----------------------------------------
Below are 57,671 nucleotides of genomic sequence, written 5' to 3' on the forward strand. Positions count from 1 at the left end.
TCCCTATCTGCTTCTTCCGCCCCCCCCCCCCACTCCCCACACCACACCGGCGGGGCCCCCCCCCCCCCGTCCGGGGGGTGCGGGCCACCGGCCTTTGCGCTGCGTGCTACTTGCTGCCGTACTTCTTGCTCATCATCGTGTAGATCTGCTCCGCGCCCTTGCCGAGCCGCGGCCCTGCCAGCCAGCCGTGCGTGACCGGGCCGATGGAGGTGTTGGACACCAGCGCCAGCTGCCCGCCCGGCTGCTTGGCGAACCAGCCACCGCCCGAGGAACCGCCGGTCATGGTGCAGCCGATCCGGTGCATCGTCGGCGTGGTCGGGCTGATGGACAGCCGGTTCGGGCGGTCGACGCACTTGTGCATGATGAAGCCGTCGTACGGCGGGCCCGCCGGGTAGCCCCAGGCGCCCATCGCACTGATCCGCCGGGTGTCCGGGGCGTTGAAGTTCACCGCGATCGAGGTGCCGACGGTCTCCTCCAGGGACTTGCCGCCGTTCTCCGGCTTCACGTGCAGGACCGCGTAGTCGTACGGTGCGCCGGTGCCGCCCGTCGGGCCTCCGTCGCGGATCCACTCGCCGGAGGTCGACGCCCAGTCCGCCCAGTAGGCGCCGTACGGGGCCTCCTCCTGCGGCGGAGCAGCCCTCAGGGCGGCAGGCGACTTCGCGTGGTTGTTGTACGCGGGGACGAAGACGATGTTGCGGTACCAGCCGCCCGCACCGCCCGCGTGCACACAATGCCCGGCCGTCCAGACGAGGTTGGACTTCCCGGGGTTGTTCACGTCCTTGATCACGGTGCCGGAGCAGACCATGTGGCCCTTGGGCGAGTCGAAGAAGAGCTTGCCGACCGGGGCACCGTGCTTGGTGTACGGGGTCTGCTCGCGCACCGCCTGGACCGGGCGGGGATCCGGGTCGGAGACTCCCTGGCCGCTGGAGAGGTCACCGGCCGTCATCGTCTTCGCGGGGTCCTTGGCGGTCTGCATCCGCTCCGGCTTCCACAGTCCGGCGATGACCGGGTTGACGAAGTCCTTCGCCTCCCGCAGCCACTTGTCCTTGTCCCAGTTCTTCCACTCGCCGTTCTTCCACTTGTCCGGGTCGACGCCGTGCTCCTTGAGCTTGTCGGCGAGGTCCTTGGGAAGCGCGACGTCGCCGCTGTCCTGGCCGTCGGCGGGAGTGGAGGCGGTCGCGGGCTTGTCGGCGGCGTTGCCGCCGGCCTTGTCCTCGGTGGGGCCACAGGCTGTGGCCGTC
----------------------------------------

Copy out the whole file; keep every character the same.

Below are 57,671 nucleotides of genomic sequence, written 5' to 3' on the forward strand. Positions count from 1 at the left end.
TCCCTATCTGCTTCTTCCGCCCCCCCCCCCCACTCCCCACACCACACCGGCGGGGCCCCCCCCCCCCCGTCCGGGGGGTGCGGGCCACCGGCCTTTGCGCTGCGTGCTACTTGCTGCCGTACTTCTTGCTCATCATCGTGTAGATCTGCTCCGCGCCCTTGCCGAGCCGCGGCCCTGCCAGCCAGCCGTGCGTGACCGGGCCGATGGAGGTGTTGGACACCAGCGCCAGCTGCCCGCCCGGCTGCTTGGCGAACCAGCCACCGCCCGAGGAACCGCCGGTCATGGTGCAGCCGATCCGGTGCATCGTCGGCGTGGTCGGGCTGATGGACAGCCGGTTCGGGCGGTCGACGCACTTGTGCATGATGAAGCCGTCGTACGGCGGGCCCGCCGGGTAGCCCCAGGCGCCCATCGCACTGATCCGCCGGGTGTCCGGGGCGTTGAAGTTCACCGCGATCGAGGTGCCGACGGTCTCCTCCAGGGACTTGCCGCCGTTCTCCGGCTTCACGTGCAGGACCGCGTAGTCGTACGGTGCGCCGGTGCCGCCCGTCGGGCCTCCGTCGCGGATCCACTCGCCGGAGGTCGACGCCCAGTCCGCCCAGTAGGCGCCGTACGGGGCCTCCTCCTGCGGCGGAGCAGCCCTCAGGGCGGCAGGCGACTTCGCGTGGTTGTTGTACGCGGGGACGAAGACGATGTTGCGGTACCAGCCGCCCGCACCGCCCGCGTGCACACAATGCCCGGCCGTCCAGACGAGGTTGGACTTCCCGGGGTTGTTCACGTCCTTGATCACGGTGCCGGAGCAGACCATGTGGCCCTTGGGCGAGTCGAAGAAGAGCTTGCCGACCGGGGCACCGTGCTTGGTGTACGGGGTCTGCTCGCGCACCGCCTGGACCGGGCGGGGATCCGGGTCGGAGACTCCCTGGCCGCTGGAGAGGTCACCGGCCGTCATCGTCTTCGCGGGGTCCTTGGCGGTCTGCATCCGCTCCGGCTTCCACAGTCCGGCGATGACCGGGTTGACGAAGTCCTTCGCCTCCCGCAGCCACTTGTCCTTGTCCCAGTTCTTCCACTCGCCGTTCTTCCACTTGTCCGGGTCGACGCCGTGCTCCTTGAGCTTGTCGGCGAGGTCCTTGGGAAGCGCGACGTCGCCGCTGTCCTGGCCGTCGGCGGGAGTGGAGGCGGTCGCGGGCTTGTCGGCGGCGTTGCCGCCGGCCTTGTCCTCGGTGGGGCCACAGGCTGTGGCCGTC